systemctl start nginx systemctl enable nginx

Next, change the ownership of the / opt / djangoproject directory to Nginx as follows:

chown -R nginx:nginx /opt/djangoproject

Create a system service file for Django

Next, use the following command to create a systemd service file for managing Django services:

nano /etc/systemd/system/django.service

Add the following lines:

[Unit]
Description=django daemon
After=network.target

[Service]
User=nginx
Group=nginx
WorkingDirectory=/opt/djangoproject
ExecStart=/usr/local/bin/gunicorn --workers 3 --bind unix:/opt/djangoproject/djangoproject.sock djangoproject.wsgi:application

[Install]
WantedBy=multi-user.target

Save and close the file, then reload the systemd daemon using the following command:

systemctl daemon-reload

Next, start the Django service and use the following command to start it after the system restarts:

systemctl start django systemctl enable django

You can now check the status of the Django service using:

systemctl status django

You should see the following output:

? django.service - django daemon
   Loaded: loaded (/etc/systemd/system/django.service; disabled; vendor preset: disabled)
   Active: active (running) since Mon 2020-03-02 22:27:51 EST; 3min 32s ago
 Main PID: 960 (django)
    Tasks: 4 (limit: 25028)
   Memory: 95.2M
   CGroup: /system.slice/django.service
           ??960 /usr/bin/python3.6 /usr/local/bin/gunicorn --workers 3 --bind unix:/opt/djangoproject/djangoproject.sock djangoproject.wsgi:a>
           ??964 /usr/bin/python3.6 /usr/local/bin/gunicorn --workers 3 --bind unix:/opt/djangoproject/djangoproject.sock djangoproject.wsgi:a>
           ??965 /usr/bin/python3.6 /usr/local/bin/gunicorn --workers 3 --bind unix:/opt/djangoproject/djangoproject.sock djangoproject.wsgi:a>
           ??966 /usr/bin/python3.6 /usr/local/bin/gunicorn --workers 3 --bind unix:/opt/djangoproject/djangoproject.sock djangoproject.wsgi:a>

Mar 02 22:27:51 centos8 systemd[1]: Started django daemon.
Mar 02 22:27:52 centos8 django[960]: [2020-03-02 22:27:52 -0500] [960] [INFO] Starting django 20.0.4
Mar 02 22:27:52 centos8 django[960]: [2020-03-02 22:27:52 -0500] [960] [INFO] Listening at: unix:/opt/djangoproject/djangoproject.sock (960)
Mar 02 22:27:52 centos8 django[960]: [2020-03-02 22:27:52 -0500] [960] [INFO] Using worker: sync
Mar 02 22:27:52 centos8 django[960]: [2020-03-02 22:27:52 -0500] [964] [INFO] Booting worker with pid: 964
Mar 02 22:27:52 centos8 django[960]: [2020-03-02 22:27:52 -0500] [965] [INFO] Booting worker with pid: 965
Mar 02 22:27:52 centos8 django[960]: [2020-03-02 22:27:52 -0500] [966] [INFO] Booting worker with pid: 966
h pid: 966

Configure Nginx for Django

Next, you need to configure Nginx as a Django reverse proxy. To do this, use the following command to create a new Nginx configuration file:

nano /etc/nginx/conf.d/django.conf

Add the following lines:

server {
    listen 80;
    server_name your-server-ip

    location = /favicon.ico { access_log off; log_not_found off; }
    location /static/ {
        root /opt/djangoproject;
    }

    location / {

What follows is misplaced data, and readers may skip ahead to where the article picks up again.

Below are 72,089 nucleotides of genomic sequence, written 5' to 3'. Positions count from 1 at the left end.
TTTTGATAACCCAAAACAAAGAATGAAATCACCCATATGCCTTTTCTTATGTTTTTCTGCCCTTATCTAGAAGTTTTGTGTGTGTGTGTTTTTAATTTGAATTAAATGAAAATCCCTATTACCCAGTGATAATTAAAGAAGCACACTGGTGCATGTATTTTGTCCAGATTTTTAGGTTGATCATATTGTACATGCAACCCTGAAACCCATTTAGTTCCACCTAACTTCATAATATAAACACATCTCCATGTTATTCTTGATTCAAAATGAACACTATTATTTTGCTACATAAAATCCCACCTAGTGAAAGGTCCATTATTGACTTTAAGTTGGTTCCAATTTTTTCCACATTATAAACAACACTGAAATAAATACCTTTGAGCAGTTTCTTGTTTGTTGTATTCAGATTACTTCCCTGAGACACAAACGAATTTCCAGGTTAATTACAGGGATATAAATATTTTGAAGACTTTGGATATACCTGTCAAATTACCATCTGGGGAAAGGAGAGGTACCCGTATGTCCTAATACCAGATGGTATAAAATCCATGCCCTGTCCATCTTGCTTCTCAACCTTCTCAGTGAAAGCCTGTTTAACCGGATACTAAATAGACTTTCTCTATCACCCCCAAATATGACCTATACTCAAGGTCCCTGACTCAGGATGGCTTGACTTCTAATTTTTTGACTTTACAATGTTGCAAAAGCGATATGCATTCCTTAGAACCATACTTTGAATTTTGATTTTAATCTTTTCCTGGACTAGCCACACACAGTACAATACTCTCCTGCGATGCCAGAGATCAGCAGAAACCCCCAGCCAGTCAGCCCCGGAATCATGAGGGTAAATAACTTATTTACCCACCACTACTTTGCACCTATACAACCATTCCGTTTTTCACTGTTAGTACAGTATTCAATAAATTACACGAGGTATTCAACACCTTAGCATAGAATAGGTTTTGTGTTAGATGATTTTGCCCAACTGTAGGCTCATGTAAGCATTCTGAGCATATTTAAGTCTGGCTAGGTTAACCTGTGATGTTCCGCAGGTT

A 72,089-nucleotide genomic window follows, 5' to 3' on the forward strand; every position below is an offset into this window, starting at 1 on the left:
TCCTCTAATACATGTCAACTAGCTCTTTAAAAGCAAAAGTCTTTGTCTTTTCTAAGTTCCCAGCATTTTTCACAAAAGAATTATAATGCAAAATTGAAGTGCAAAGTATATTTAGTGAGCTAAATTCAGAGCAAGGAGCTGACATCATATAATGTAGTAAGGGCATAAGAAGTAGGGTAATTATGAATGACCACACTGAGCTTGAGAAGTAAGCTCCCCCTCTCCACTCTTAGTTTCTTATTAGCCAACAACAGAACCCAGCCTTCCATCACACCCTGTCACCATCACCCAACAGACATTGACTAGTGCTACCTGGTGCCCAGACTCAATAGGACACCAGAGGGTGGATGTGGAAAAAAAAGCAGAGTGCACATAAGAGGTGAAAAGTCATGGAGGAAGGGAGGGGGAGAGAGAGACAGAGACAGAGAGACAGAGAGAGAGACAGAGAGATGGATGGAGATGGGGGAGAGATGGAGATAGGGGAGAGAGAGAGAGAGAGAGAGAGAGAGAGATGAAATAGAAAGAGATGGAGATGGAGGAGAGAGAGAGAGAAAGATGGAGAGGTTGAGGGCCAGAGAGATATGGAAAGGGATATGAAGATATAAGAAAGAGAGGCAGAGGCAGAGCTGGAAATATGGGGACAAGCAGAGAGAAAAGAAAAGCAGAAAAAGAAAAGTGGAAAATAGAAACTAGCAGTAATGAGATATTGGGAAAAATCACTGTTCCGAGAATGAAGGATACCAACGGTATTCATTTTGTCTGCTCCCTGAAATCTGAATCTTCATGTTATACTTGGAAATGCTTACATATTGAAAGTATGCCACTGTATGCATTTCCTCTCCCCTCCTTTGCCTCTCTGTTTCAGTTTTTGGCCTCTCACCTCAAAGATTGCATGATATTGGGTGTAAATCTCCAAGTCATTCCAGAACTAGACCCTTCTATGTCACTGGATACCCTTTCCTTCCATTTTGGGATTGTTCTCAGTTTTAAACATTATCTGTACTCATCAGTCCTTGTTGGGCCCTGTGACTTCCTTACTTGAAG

proxy_set_header Host $http_host;
        proxy_set_header X-Real-IP $remote_addr;
        proxy_set_header X-Forwarded-For $proxy_add_x_forwarded_for;
        proxy_set_header X-Forwarded-Proto $scheme;
        proxy_pass http://unix:/opt/djangoproject/djangoproject.sock;
    }
}

Save and close the file when you are finished. Then, test if there are syntax errors with nginx using:

nginx -t

If everything works, you should get the following output:

nginx: the configuration file /etc/nginx/nginx.conf syntax is ok
nginx: configuration file /etc/nginx/nginx.conf test is successful

Next, restart the Nginx service to implement the changes:

systemctl start nginx

You can also verify Nginx with:

systemctl status nginx

You should get the following output:

? nginx.service - The nginx HTTP and reverse proxy server
   Loaded: loaded (/usr/lib/systemd/system/nginx.service; disabled; vendor preset: disabled)
   Active: active (running) since Mon 2020-03-02 22:28:13 EST; 4min 14s ago
  Process: 984 ExecStart=/usr/sbin/nginx (code=exited, status=0/SUCCESS)
  Process: 982 ExecStartPre=/usr/sbin/nginx -t (code=exited, status=0/SUCCESS)
  Process: 980 ExecStartPre=/usr/bin/rm -f /run/nginx.pid (code=exited, status=0/SUCCESS)
 Main PID: 985 (nginx)
    Tasks: 3 (limit: 25028)
   Memory: 5.5M
   CGroup: /system.slice/nginx.service
           ??985 nginx: master process /usr/sbin/nginx
           ??986 nginx: worker process
           ??987 nginx: worker process

Mar 02 22:28:12 centos8 systemd[1]: Starting The nginx HTTP and reverse proxy server...
Mar 02 22:28:12 centos8 nginx[982]: nginx: the configuration file /etc/nginx/nginx.conf syntax is ok
Mar 02 22:28:12 centos8 nginx[982]: nginx: configuration file /etc/nginx/nginx.conf test is successful
Mar 02 22:28:13 centos8 systemd[1]: Started The nginx HTTP and reverse proxy server.

You can now access the Django application using the URL http: // your-server-ip.

in conclusion

In this guide, we learned how to install Django on CentOS 8. We also learned how to use Gunicorn to create and manage Django services, and how to configure Nginx as a reverse proxy to serve Django applications.